Smith v Baker & Sons (1891)
Areas of applicable case law: Tort law – Employment law – Negligence – Vicarious liability
Main arguments in this case: Volenti non fit injuria (Latin “No injury can be caused to a person who is willing to take it; or, a person who consents to injury cannot be harmed). This argument is often used as a defence in a tort claim and assumes if the claimant was aware of a danger and later gets injured by it, he will have no claim in tort.
The fact of the case: The claimant was employed in a quarry and was injured when a stone from the defendant’s crane, which was swinging over the claimant’s head, hit him. The claimant knew that there was such risk existed in his employment, but he continued to work. He had raised this issue to the employer; however, nothing was done to eliminate the situation. After getting injured the claimant sued his employer and the employer defended himself on the basis of Volenti non fit injuria, i.e., that the employee was aware of the risk and therefore he voluntarily accepted the risk of injury.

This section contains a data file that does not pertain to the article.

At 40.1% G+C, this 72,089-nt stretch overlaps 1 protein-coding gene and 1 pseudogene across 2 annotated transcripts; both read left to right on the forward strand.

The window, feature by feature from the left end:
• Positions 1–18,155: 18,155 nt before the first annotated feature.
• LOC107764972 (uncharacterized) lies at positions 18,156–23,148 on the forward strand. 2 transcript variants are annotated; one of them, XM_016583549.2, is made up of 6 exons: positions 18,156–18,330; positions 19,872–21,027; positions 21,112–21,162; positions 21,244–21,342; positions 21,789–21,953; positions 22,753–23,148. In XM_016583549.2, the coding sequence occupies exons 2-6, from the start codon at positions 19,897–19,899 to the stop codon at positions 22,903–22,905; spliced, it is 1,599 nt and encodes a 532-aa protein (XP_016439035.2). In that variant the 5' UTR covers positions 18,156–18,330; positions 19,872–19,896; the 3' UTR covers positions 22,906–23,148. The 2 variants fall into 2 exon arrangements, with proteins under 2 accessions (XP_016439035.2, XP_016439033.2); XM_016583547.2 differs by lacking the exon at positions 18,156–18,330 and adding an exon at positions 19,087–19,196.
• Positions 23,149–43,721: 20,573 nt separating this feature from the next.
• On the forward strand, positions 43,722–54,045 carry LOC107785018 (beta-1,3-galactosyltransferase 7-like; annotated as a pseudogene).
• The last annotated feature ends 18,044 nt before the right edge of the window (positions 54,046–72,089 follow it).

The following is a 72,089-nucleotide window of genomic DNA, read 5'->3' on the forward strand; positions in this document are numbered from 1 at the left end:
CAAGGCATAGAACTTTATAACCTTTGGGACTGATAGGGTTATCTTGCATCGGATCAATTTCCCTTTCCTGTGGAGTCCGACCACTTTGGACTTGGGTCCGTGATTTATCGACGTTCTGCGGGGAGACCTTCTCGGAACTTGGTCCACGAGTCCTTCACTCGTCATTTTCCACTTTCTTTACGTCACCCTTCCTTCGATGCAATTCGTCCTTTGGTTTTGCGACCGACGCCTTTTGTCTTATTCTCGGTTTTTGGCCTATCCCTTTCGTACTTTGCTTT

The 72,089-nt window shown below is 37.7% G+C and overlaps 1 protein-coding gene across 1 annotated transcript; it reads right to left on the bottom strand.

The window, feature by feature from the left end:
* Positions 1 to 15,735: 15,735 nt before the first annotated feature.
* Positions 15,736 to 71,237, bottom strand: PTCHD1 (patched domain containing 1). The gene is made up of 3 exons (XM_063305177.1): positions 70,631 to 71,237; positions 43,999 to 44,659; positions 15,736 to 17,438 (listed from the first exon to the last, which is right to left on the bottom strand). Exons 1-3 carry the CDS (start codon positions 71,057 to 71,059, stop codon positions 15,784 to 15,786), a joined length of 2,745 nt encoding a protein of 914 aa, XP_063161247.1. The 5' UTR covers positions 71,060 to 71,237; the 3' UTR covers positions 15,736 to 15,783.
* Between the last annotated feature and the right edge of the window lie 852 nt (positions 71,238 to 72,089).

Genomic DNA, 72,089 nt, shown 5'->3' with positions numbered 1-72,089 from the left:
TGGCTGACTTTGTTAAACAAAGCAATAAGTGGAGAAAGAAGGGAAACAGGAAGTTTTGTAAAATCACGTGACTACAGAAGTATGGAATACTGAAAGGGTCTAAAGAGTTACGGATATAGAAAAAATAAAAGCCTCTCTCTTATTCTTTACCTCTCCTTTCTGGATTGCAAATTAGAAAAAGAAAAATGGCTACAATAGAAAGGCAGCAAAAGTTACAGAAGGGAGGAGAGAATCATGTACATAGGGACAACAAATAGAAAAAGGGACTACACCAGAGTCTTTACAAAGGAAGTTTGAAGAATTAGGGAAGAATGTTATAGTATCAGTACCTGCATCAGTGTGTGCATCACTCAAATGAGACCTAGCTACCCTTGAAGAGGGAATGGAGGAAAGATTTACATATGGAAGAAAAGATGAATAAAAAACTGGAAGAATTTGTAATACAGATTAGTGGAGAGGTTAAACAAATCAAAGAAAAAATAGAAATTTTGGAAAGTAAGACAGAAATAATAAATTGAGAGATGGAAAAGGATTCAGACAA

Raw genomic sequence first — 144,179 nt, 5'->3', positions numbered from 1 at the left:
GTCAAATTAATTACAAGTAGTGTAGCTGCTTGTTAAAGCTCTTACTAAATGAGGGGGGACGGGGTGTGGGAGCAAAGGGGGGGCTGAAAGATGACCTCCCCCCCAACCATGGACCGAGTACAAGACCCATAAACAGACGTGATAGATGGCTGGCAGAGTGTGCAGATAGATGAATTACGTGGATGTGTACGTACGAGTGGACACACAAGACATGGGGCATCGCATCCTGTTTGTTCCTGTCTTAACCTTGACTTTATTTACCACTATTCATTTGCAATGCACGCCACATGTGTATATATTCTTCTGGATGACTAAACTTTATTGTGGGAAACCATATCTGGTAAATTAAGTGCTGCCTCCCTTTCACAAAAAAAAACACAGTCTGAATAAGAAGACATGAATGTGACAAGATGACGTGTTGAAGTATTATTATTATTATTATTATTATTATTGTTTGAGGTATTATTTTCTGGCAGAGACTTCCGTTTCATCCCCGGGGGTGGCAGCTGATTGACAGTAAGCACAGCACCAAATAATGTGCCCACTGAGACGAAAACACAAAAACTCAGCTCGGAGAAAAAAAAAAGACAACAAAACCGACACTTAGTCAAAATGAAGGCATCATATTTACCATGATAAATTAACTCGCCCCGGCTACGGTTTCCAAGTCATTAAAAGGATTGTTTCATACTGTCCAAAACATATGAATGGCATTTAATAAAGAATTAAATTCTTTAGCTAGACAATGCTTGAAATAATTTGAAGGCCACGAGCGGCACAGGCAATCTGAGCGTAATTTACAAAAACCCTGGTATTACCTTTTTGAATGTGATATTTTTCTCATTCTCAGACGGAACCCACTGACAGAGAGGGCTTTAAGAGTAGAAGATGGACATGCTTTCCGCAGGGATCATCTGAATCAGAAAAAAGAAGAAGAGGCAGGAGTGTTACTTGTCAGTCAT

The case was decided in favour of the claimant at trial and the defendant appealed. The Court of Appeal decided that the defence of Volenti non fit injuria existed in the case and the claimant had willingly accepted the risk by working continually. The claimant appealed against the decision to the House of Lords and the House of Lords decided in favour of the claimant saying that knowing the danger which existed in the job does not mean that it was a consent to accept the risk – and just because the claimant had continued to work was not in itself dangerous. Moreover, the claimant did not have much choice in the matter as all he could do was either work in the situation as it was or not to work and not have a job at all.